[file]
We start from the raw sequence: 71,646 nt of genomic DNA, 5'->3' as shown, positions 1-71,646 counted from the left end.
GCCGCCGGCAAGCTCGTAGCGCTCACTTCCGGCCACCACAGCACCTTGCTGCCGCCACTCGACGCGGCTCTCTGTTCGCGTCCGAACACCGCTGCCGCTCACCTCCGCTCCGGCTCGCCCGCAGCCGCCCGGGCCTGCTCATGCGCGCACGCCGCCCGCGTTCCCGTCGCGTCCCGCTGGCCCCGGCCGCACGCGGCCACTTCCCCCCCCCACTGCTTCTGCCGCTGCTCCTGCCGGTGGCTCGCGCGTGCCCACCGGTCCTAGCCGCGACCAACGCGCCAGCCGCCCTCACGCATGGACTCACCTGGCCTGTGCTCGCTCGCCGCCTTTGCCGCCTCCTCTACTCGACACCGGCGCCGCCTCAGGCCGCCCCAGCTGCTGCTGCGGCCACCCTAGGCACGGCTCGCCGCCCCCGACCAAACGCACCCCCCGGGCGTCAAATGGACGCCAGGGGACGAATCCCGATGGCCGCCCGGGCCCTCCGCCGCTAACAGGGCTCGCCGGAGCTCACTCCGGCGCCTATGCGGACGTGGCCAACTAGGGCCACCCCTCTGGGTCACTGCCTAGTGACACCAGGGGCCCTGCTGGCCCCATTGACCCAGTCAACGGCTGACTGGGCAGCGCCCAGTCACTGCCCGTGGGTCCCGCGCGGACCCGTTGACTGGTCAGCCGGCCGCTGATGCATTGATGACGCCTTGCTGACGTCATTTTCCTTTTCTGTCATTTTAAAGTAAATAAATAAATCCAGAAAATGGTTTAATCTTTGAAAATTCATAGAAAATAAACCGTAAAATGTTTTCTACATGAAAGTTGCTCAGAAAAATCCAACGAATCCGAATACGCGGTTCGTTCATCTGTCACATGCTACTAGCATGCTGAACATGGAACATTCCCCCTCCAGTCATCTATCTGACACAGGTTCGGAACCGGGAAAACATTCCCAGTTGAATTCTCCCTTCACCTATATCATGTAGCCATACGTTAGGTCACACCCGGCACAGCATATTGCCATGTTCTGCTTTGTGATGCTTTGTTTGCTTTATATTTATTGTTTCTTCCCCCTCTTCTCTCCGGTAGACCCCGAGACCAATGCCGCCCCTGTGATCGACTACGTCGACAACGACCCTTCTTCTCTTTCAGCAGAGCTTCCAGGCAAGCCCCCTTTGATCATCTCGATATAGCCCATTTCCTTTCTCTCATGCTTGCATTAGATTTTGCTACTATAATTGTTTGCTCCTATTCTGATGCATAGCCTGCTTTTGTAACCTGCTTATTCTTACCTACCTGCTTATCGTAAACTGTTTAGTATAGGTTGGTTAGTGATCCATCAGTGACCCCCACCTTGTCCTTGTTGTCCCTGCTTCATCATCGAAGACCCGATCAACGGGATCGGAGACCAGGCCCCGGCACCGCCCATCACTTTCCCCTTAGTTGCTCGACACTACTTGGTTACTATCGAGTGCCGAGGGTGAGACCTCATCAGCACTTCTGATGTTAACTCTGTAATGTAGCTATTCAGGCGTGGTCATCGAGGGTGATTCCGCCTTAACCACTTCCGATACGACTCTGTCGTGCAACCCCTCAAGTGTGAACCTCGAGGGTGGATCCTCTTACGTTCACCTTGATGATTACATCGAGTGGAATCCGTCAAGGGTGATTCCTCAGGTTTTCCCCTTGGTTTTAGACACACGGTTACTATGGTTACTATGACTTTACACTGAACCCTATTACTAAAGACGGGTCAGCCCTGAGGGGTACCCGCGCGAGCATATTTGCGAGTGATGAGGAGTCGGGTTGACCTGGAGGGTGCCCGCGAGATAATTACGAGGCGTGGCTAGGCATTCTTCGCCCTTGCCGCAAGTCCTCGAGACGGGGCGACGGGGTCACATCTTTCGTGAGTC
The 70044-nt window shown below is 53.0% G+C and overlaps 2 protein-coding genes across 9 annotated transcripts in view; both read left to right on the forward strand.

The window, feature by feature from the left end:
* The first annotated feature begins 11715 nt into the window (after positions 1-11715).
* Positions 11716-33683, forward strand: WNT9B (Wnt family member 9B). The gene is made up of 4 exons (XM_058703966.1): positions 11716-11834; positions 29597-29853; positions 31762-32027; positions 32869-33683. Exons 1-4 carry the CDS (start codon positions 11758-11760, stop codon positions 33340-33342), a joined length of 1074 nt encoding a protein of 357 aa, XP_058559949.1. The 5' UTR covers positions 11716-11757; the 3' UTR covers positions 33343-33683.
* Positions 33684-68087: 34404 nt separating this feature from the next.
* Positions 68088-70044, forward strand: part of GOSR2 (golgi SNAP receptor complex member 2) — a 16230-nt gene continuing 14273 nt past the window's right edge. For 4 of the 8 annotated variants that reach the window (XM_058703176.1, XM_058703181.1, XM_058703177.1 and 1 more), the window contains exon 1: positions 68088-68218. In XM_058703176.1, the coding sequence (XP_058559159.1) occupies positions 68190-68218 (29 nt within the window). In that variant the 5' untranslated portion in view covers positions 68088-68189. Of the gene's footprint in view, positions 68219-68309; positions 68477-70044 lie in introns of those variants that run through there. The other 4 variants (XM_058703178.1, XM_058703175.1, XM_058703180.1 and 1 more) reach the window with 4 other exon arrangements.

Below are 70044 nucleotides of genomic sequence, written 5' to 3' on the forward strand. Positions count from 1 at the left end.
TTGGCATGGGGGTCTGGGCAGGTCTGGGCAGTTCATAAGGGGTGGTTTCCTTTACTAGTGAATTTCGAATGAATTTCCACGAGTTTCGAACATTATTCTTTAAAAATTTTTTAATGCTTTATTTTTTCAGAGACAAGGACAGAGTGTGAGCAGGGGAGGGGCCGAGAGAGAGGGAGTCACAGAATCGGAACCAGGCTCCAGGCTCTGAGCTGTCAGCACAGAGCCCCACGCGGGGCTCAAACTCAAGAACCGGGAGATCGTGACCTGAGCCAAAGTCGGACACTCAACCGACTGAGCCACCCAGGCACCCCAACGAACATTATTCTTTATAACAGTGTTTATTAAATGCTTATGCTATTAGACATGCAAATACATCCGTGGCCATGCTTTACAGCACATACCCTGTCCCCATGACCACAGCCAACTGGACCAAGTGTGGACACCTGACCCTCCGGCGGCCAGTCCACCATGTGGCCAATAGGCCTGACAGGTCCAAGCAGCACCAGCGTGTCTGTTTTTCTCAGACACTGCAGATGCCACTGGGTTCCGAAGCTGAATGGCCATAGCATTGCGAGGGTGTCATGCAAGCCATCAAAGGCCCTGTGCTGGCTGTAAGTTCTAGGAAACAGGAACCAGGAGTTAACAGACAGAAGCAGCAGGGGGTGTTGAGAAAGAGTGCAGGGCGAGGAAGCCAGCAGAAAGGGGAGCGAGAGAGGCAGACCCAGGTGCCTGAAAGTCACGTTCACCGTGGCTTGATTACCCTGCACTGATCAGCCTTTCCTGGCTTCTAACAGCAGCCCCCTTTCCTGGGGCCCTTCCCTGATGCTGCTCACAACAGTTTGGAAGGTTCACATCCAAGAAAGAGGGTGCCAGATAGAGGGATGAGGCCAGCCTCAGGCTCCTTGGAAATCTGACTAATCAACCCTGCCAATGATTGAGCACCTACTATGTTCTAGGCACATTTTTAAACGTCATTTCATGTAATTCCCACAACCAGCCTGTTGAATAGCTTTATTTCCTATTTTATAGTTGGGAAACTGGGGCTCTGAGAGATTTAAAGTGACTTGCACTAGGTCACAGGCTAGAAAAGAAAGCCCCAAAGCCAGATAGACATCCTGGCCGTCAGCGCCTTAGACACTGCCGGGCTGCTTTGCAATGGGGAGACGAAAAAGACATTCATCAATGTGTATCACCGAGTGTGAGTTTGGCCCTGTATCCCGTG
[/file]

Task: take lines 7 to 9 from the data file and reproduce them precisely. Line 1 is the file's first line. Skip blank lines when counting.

* Positions 33684-68087: 34404 nt separating this feature from the next.
* Positions 68088-70044, forward strand: part of GOSR2 (golgi SNAP receptor complex member 2) — a 16230-nt gene continuing 14273 nt past the window's right edge. For 4 of the 8 annotated variants that reach the window (XM_058703176.1, XM_058703181.1, XM_058703177.1 and 1 more), the window contains exon 1: positions 68088-68218. In XM_058703176.1, the coding sequence (XP_058559159.1) occupies positions 68190-68218 (29 nt within the window). In that variant the 5' untranslated portion in view covers positions 68088-68189. Of the gene's footprint in view, positions 68219-68309; positions 68477-70044 lie in introns of those variants that run through there. The other 4 variants (XM_058703178.1, XM_058703175.1, XM_058703180.1 and 1 more) reach the window with 4 other exon arrangements.

Below are 70044 nucleotides of genomic sequence, written 5' to 3' on the forward strand. Positions count from 1 at the left end.